Keep perceptions from becoming reality

  • Published
  • By 1st Lt. LaVonne Johnson
  • 459th Military Equal Opportunity Office
A rose appears to be beautiful and healthy until it starts to show signs of sickness. By looking at the rose, we may guess at the cause of the sickness. "It's sick because it's not getting enough water, sunlight, or nutrients." Well, which is it? How do we determine the true cause? Examine the root. 

On the surface, a situation may appear to be discriminatory based on race, color, national origin, religion or sex. But after further examination, discrimination might not be the case at all. So, how can we, as individuals or managers help prevent perceptions that are not reality? 

The prevention tool at the top of my list is open, honest, and effective communication which is the only way we can get to the root of a problem. Individuals and managers need to talk to each other about work performance, interests, and other issues of concern because what is not said can be more harmful then what is said. 

For example, a supervisor never told the subordinate that the subordinate's performance was deficient. When the subordinate was up for promotion, the supervisor denied it. The subordinate had no clue as to why and assumed it was because of discriminatory reasons. In this example, the false perception could have been avoided with open, honest and effective communication. 

In processing discrimination cases, I've discovered that the false perceptions of discrimination could have been avoided or mitigated if open, honest, and effective communication took place. So, why don't we communicate? Do we fear the outcome of these conversations? Do we think the issues will simply fade away? I do know one thing and that is issues do not disappear. They get worse or reappear in another form - a complaint with the Military Equal Opportunity office.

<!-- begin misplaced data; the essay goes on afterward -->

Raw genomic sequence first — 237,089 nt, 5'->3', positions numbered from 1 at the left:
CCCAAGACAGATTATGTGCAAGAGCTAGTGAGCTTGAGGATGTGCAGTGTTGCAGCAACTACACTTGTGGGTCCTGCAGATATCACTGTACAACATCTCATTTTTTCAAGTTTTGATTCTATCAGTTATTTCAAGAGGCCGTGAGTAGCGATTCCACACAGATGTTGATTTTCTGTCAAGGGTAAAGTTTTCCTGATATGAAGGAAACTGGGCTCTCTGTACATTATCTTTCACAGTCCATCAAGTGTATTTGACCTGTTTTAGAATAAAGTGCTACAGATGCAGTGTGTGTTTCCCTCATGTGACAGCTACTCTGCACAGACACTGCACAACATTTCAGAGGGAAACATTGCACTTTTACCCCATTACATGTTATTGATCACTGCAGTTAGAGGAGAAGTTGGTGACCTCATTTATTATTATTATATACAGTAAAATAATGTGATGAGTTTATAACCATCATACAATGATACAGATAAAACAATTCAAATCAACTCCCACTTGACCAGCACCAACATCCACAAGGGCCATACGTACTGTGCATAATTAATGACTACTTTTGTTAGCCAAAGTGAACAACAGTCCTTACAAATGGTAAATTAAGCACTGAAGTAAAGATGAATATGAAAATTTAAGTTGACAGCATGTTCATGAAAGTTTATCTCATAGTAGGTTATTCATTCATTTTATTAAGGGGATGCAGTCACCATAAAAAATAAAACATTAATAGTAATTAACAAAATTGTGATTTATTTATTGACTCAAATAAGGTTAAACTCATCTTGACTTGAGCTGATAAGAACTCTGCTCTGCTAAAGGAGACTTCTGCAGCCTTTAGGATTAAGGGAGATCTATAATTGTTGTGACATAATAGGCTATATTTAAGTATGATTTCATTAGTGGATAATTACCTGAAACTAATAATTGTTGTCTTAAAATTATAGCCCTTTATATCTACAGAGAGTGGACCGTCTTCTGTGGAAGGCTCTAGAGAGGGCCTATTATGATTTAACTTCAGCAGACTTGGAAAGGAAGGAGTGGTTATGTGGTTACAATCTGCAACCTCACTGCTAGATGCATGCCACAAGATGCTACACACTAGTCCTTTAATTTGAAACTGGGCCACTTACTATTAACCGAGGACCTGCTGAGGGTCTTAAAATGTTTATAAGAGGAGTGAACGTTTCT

All of us need to do our part to prevent false perceptions. Here are specifics to ponder. As individuals, comply with policies, examine your own actions for subtle behaviors, confront the offensive behavior or issue at the time it occurs, and seek help if needed sooner than later. As managers, examine your action for subtle behaviors that could be viewed as double standards, set the standard, address all discriminatory behaviors, and reinforce the equal opportunity policy. 

I want to encourage each of you to do what it takes to make things better for yourself, for your peers, for leadership, and for the Air Force mission. If you believe discriminatory practices or sexual harassment is taking place, please consult with MEO. I also encourage you to examine your perceptions with open communication with those involved. 

As an advocate for positive and productive working relationships, I want to also encourage each of you to look at this day as a new day for a new beginning. I end with this poem by an unknown author called The Essence of a New Day. 

"This is the beginning of a new day. You have been given this day to use as you will. You can waste it or use it for good. What you do today is important because you are exchanging a day of your life for it. When tomorrow comes, this day will be gone forever; in its place is something that you have left behind ... Let it be something good."